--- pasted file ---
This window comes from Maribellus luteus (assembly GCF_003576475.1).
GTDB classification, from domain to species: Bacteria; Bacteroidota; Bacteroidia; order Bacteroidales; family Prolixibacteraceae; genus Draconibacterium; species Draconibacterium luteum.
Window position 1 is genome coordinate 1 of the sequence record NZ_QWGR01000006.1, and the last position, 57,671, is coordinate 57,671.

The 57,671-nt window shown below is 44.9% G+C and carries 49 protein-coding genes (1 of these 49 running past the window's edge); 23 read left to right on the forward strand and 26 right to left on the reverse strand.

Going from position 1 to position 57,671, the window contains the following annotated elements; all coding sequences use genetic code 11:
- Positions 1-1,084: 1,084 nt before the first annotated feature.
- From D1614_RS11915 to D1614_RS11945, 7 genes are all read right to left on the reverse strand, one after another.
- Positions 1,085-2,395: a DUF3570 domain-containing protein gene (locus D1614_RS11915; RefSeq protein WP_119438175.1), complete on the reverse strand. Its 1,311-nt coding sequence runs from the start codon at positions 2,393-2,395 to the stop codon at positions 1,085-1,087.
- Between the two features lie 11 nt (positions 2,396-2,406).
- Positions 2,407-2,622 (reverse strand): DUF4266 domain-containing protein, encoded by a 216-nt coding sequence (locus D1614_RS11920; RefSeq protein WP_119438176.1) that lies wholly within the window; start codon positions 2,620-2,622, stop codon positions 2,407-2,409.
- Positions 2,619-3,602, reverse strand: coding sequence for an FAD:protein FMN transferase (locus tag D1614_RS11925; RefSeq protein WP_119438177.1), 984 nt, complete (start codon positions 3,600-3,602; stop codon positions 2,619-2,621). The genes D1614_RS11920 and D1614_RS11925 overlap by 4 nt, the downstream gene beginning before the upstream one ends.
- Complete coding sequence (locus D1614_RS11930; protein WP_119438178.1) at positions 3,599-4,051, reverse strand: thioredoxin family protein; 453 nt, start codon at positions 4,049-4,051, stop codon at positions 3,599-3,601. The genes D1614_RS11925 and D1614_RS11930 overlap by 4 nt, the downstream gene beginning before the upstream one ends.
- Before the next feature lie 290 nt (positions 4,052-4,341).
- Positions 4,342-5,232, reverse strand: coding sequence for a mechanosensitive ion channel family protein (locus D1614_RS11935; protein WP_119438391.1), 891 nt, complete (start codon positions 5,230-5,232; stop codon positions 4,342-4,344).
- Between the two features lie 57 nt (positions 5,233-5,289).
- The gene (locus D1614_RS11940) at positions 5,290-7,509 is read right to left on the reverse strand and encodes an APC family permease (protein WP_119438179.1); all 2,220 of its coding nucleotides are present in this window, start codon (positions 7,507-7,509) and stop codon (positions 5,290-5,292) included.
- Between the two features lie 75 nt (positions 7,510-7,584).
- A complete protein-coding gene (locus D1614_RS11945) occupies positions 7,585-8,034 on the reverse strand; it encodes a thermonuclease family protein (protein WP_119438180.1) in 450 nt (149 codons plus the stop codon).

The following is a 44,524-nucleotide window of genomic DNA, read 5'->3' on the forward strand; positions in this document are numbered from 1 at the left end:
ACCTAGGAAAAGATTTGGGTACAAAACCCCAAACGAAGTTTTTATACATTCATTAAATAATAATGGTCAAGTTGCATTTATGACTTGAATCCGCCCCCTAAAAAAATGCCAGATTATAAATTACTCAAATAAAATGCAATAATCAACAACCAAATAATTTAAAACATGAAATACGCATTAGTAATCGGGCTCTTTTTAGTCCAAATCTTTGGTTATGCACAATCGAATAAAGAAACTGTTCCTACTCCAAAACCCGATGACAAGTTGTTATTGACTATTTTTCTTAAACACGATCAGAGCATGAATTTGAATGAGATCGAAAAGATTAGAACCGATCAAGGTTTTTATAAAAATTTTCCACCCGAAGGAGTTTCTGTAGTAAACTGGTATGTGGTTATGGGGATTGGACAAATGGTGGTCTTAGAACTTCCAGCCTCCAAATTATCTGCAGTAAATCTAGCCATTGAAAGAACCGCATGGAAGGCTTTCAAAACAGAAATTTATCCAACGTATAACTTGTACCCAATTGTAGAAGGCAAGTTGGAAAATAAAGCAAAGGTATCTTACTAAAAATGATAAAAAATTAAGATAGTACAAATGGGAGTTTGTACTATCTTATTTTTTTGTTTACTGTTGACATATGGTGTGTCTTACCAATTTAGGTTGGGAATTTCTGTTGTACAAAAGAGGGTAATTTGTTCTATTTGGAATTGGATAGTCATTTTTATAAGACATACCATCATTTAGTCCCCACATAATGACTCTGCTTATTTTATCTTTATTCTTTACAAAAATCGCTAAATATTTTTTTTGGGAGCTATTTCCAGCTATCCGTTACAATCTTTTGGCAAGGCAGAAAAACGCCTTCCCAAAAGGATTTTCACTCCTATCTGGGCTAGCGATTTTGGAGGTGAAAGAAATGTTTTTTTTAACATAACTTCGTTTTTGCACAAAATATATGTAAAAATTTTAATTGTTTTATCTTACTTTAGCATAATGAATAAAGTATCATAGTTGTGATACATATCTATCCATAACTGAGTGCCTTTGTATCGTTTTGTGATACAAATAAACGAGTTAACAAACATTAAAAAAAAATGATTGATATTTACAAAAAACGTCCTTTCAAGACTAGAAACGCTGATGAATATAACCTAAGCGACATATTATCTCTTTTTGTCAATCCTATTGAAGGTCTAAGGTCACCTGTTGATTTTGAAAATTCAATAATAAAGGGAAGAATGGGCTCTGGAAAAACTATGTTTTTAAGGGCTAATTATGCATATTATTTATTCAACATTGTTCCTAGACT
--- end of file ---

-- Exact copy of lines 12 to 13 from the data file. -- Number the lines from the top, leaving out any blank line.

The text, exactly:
- Complete coding sequence (locus D1614_RS11930; protein WP_119438178.1) at positions 3,599-4,051, reverse strand: thioredoxin family protein; 453 nt, start codon at positions 4,049-4,051, stop codon at positions 3,599-3,601. The genes D1614_RS11925 and D1614_RS11930 overlap by 4 nt, the downstream gene beginning before the upstream one ends.
- Before the next feature lie 290 nt (positions 4,052-4,341).